A filthy, sobbing child is the kind of child we can all hope for at the end of a good day. Why? You may have seen it before: dirty tear streaks that leave tracks like war paint – evidence of a rewarding day spent playing, running, and jumping in the great outdoors. After a full day of horseback riding, panning for gold, and a low ropes course at Vista Verde, you will end up with a kid who is so exhausted she can barely make it through dinner. But, what a great replacement for fenced yards, sanitized playrooms and recirculated air. The kid’s program at Vista Verde will leave your child begging to be left behind with the kid’s supervisors, horses, and mountains they have come to love. Hey, you may be begging to be left behind too after breath-taking hikes, adventurous horseback rides, and a daily timeout from the kids.
Date: February 27th, 2014By Malori
As March approaches, so does the end to another winter season. For staff at Vista Verde, this means we start thinking about our own vacation time. The ranch closes for a few months while the snow turns into a sloppy, muddy mess – giving us the chance to pick our own adventure.
Beka and Megan are going to hike accross Spain on the Camino de Santiago. Nate and Brandon are getting EMT Certified. John and Carson are planning a cross country motorcycle trip to Alaska. Emily is taking a road trip of national parks and Cori is going on a mission trip to Brazil. Chef John T. is fishing, fishing, and more fishing. He’s going to cast a line in Miami, Saint Augustine, Charleston, Eugene, and northern California. Andrew is running a marathon and Dan, Shannan, and I are heading to Thailand for three weeks – that’s just to name a few trips people are going on!
Two common traits among many of the staff here are a spirit of adventure and a heart for travel – the perfect combination for an eventful vacation!
Date: February 19th, 2014
Published on February 18, 2014 by Terri
Winter is HOT at Vista Verde Ranch! Whether you are planning a romantic proposal, honeymoon, or the perfect anytime getaway you will find yourself knee deep in love with it all at this Luxury Colorado Dude Ranch. Read more…..
Date: February 14th, 2014
Each season our guides go through an in-depth guide training to prepare for the season. This training has been developed over the past 10 or so years to cover all aspects of taking guests out into the back country safely. From understanding the dangers of the terrain to proper trip preparation, first aid to survival skills, this training will prepare anyone to head out safely into the back country.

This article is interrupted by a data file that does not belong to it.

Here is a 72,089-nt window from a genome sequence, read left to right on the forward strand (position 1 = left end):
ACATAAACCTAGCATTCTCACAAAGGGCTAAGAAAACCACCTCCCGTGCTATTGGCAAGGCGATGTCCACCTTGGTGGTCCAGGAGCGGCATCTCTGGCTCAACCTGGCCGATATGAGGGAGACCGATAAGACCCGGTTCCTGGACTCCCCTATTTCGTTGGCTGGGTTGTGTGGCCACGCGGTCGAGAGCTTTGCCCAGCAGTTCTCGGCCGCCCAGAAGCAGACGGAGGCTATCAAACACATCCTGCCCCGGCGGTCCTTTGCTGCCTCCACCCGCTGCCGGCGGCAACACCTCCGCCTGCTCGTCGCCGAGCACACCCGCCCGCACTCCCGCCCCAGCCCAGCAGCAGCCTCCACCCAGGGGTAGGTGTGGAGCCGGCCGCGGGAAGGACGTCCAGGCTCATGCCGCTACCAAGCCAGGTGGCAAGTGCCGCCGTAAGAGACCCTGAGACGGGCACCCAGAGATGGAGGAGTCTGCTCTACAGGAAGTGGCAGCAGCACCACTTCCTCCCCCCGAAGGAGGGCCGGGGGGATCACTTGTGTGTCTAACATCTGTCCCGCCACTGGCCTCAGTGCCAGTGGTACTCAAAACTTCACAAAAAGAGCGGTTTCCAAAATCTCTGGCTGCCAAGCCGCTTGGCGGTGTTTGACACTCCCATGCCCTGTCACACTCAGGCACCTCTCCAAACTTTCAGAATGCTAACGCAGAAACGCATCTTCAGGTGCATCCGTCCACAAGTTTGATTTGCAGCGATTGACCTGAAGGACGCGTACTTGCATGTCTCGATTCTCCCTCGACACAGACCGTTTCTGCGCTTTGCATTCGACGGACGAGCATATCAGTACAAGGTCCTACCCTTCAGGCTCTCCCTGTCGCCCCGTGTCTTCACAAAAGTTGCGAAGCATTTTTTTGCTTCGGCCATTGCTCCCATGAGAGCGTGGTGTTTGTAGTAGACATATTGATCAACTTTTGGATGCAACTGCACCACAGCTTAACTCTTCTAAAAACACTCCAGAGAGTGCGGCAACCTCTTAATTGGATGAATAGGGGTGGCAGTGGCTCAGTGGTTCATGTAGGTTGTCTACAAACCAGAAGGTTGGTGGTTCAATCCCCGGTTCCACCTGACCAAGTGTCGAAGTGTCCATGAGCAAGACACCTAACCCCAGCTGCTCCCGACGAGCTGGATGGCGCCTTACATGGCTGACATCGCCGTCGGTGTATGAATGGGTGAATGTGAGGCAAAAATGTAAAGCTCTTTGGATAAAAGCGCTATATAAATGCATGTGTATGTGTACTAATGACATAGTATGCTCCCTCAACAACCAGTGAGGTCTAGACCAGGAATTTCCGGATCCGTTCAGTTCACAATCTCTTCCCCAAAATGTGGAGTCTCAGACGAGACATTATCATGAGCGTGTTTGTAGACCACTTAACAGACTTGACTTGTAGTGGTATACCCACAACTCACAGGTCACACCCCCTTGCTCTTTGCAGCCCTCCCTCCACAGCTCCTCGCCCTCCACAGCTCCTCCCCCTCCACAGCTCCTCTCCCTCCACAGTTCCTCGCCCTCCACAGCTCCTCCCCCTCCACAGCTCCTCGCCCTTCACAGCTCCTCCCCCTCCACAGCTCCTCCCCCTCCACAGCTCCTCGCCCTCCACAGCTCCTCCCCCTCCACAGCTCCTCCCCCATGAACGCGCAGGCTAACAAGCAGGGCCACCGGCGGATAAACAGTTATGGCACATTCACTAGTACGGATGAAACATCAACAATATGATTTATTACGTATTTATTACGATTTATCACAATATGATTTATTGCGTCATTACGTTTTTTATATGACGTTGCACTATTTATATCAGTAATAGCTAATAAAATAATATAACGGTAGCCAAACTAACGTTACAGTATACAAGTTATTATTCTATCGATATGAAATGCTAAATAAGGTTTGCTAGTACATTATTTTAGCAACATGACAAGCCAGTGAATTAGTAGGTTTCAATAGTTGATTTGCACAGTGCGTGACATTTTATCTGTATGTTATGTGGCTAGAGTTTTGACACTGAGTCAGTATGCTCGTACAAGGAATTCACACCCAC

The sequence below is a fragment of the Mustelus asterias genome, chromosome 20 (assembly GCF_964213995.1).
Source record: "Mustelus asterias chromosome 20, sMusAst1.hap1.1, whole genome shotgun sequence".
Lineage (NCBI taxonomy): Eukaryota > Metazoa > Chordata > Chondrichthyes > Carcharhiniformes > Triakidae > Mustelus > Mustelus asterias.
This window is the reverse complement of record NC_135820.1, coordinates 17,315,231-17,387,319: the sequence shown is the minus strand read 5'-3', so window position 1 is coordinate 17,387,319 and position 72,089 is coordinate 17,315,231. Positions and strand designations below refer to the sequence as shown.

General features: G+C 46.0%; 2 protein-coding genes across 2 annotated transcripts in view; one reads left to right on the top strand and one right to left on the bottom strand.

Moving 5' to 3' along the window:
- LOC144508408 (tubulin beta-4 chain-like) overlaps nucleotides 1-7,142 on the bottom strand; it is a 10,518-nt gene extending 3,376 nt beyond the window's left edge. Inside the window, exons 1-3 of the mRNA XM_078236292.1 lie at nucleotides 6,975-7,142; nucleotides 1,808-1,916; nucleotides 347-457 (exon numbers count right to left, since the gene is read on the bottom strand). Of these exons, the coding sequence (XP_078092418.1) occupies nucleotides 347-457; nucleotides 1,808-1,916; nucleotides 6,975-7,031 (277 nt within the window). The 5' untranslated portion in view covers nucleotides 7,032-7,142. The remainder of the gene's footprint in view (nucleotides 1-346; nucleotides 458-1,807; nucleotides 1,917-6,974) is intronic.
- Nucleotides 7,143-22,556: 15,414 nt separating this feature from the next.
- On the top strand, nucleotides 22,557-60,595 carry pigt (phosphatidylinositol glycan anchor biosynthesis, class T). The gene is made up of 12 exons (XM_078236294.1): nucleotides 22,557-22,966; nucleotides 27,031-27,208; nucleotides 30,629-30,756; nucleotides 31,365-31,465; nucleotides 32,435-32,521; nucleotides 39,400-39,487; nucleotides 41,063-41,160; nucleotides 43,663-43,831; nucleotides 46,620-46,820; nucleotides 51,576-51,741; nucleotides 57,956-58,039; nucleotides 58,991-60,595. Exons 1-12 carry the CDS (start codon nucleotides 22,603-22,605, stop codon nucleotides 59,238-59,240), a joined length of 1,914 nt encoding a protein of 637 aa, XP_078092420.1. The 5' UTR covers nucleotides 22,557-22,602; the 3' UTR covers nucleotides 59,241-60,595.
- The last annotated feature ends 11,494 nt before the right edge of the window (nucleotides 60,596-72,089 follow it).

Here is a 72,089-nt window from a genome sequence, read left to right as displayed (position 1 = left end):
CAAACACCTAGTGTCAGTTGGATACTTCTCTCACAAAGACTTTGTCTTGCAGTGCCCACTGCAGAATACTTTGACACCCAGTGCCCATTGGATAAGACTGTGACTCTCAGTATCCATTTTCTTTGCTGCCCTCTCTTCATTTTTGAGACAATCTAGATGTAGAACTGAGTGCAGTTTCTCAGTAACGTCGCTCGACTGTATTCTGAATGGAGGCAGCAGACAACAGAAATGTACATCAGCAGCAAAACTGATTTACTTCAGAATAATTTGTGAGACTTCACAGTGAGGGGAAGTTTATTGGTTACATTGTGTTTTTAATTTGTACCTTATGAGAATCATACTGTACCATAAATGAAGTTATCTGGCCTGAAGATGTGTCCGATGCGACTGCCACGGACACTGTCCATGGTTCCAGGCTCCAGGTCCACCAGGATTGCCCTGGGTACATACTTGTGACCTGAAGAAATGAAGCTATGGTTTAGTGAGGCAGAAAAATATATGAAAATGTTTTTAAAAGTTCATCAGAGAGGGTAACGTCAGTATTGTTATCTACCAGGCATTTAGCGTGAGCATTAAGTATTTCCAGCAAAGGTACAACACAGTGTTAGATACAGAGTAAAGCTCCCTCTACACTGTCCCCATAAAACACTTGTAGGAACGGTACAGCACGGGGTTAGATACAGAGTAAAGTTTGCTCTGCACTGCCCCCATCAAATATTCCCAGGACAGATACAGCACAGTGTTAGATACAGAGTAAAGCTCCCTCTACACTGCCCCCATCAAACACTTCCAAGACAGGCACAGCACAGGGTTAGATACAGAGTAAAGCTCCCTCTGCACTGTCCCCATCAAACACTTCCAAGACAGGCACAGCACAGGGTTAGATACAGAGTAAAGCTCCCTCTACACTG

Now, for the first time ever, we are offering this same training to our guests. So, if you’ve ever felt like you’d like to feel a little more confident heading out on a hike or snow shoeing up a mountain, this training is for you!
Your days will be spent learning, practicing and training. Your evenings will be spent enjoying a nice meal followed by the peace and quiet of the ranch as you reflect on all your learned that day.
March 16-20, 2014
The training is limited to 6 guests, so grab your spot quickly if interested!
Contact us at 800-526-7433 with any questions, or to make a reservation.
Date: February 11th, 2014
A while back I asked the question “Where are you now?” to our Vista Verde Ranch Alumni. It was wonderful to hear back from so many former staff. We’ve lost touch with a lot of folks, but are trying to get a group together to keep in touch better in the future. So, if you’ve wondered where life has taken some of our great staff, read on.
If you are a former VVR staff and want to keep in touch with others, please leave a comment as to what you’re up to and I’ll add you to the Vista Verde Ranch Alumni list.
Erin Fellows- I am back in Austin, Tx and now the General Manager of a Bakery that just opened 2 months ago. I worked for a privately owned ice cream company called Amy’s Ice Creams for 5 years and last year they offered me the position as the General Manager of Baked by Amy’s. I credit Vista Verde so much for where I am today! Rob gave me a chance to learn in a real kitchen and I fell in love with a career I will enjoy for the rest of my life.
Lindsey Conklin- I saw your post on facebook! Thought I’d respond as I’d love to see what everyone’s been up to! I miss the Ranch, you, Ben, Melissa, and Charlie!!!! How are things going? For now I’m living in New York City, writing for a blog called “The Gloss,” possibly going to grad school in the fall. (although a piece of me hates to leave NYC–I’ve fallen in love with this city!) Hope everyone’s doing well, would love to come back and visit at some point!